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Who is Yuki-Onna?

Niki Acker
Updated May 23, 2024
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Yuki-onna is a legendary Japanese spirit or yokai. In the Western world, she is best known from Lafcadio Hearn's version of the story in his book Kwaidan: Stories and Studies of Strange Things (1903). A 1965 film based on Hearn's stories, also titled Kwaidan, features the Yuki-onna.

Yuki-onna, whose name means "snow woman," can be considered a personification of the winter. She always appears in snow, and her skin is pure white. She is very tall and either nude or dressed entirely in white, sometimes with blood staining her clothing or feet. Like a winter storm, she is both serenely beautiful and a merciless killer. She freezes her victims with a touch or with her breath.

Sometimes, Yuki-onna kills only those who wander into a snowstorm, and other times she is quite aggressive, blowing down the doors of her victims' homes. Some tales tell of Yuki-onna carrying a child to attract victims, who are frozen to death when they attempt to rescue it. In such stories, she is often said to be the ghost of a pregnant woman who died in the snow. Some parents use Yuki-onna as a boogeyman figure, to threaten their children into behaving. In other stories, Yuki-onna is similar to the Western idea of a succubus, a female demon who seduces men and drains them of life energy through sex or a kiss.

In the legend recounted by Lafcadio Hearn, a woodcutter and his apprentice encounter Yuki-onna in a blizzard. She takes pity on the boy and allows him to live, but makes him promise that he will never tell anyone about her. Later, when the boy is grown, he meets and falls in love with a beautiful, pale girl named O-Yuki, or "Snow." They marry and have ten children, and one day the man tells his wife of his encounter with Yuki-onna. Of course, O-Yuki is Yuki-onna, and she is furious with her husband for having broken his promise. She spares him again for the sake of the children, but leaves forever, assuring him that he will not be so lucky if he dares reveal the secret again.

CulturalWorld.org is dedicated to providing accurate and trustworthy information. We carefully select reputable sources and employ a rigorous fact-checking process to maintain the highest standards. To learn more about our commitment to accuracy, read our editorial process.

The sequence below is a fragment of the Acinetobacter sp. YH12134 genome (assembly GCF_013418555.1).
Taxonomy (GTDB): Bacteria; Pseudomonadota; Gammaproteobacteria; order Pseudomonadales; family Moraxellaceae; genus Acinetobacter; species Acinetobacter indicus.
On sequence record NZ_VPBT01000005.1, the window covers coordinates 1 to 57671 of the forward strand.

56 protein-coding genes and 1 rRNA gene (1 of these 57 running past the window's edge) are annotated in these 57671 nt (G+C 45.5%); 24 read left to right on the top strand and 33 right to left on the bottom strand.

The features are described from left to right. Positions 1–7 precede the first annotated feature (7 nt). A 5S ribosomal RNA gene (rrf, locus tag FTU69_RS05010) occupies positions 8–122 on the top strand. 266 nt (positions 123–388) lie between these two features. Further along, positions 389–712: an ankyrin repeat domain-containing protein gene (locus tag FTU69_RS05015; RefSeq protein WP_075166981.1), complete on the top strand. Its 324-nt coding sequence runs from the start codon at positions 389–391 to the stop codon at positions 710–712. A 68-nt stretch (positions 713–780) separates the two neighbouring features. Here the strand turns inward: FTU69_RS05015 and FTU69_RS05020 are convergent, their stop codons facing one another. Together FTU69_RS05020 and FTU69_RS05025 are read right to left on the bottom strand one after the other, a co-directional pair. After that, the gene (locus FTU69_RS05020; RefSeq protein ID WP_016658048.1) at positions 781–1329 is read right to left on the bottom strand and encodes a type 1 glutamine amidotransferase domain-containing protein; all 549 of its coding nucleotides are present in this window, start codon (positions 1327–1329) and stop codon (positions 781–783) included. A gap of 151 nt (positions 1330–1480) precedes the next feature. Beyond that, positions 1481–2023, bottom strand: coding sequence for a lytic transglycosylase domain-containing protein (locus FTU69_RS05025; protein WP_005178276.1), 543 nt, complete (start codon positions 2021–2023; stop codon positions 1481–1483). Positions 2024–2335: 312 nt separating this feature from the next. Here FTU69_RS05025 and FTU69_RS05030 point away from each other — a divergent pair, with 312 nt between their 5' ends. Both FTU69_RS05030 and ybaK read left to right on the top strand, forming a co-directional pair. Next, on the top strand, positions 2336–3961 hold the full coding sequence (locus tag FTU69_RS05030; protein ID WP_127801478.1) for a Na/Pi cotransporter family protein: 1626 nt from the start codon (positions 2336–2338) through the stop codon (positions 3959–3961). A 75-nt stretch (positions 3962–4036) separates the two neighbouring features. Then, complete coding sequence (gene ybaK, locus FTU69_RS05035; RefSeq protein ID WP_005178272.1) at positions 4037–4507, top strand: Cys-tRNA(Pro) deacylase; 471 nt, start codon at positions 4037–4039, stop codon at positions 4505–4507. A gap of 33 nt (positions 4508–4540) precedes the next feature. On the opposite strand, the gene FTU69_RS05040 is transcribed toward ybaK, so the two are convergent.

Niki Acker
By Niki Acker , Writer
"In addition to her role as a CulturalWorld.org editor, Niki Foster is passionate about educating herself on a wide range of interesting and unusual topics to gather ideas for her own articles. A graduate of UCLA with a double major in Linguistics and Anthropology, Niki's diverse academic background and curiosity make her well-suited to create engaging content for WiseGeekreaders. "

Discussion Comments

By anon1005246 — On Jul 18, 2021

There are more similarities with the Mermaid than with the Succubus, because using the Yuki-Onna as a boogie man is wishful thinking -- you need to be in a cold desolate place, not inside a dwelling which is located in the city. At the least, if you there to be in a cabin at the edge of civilization, it would be again possible, or on guard duty on the outer wall of your kingdom.

It's just another western abuse of foreign mythology we don't understand, mixed with the fearful overthinking of a kid, abused by parents. I still remember my nightmares, because of the boogie man stories. What wicked fairy-tale -- just as the Series Legion -- you tell your child, such demons, shall he see in his nightmares.

Niki Acker

Niki Acker


"In addition to her role as a CulturalWorld.org editor, Niki Foster is passionate about educating herself on a wide...
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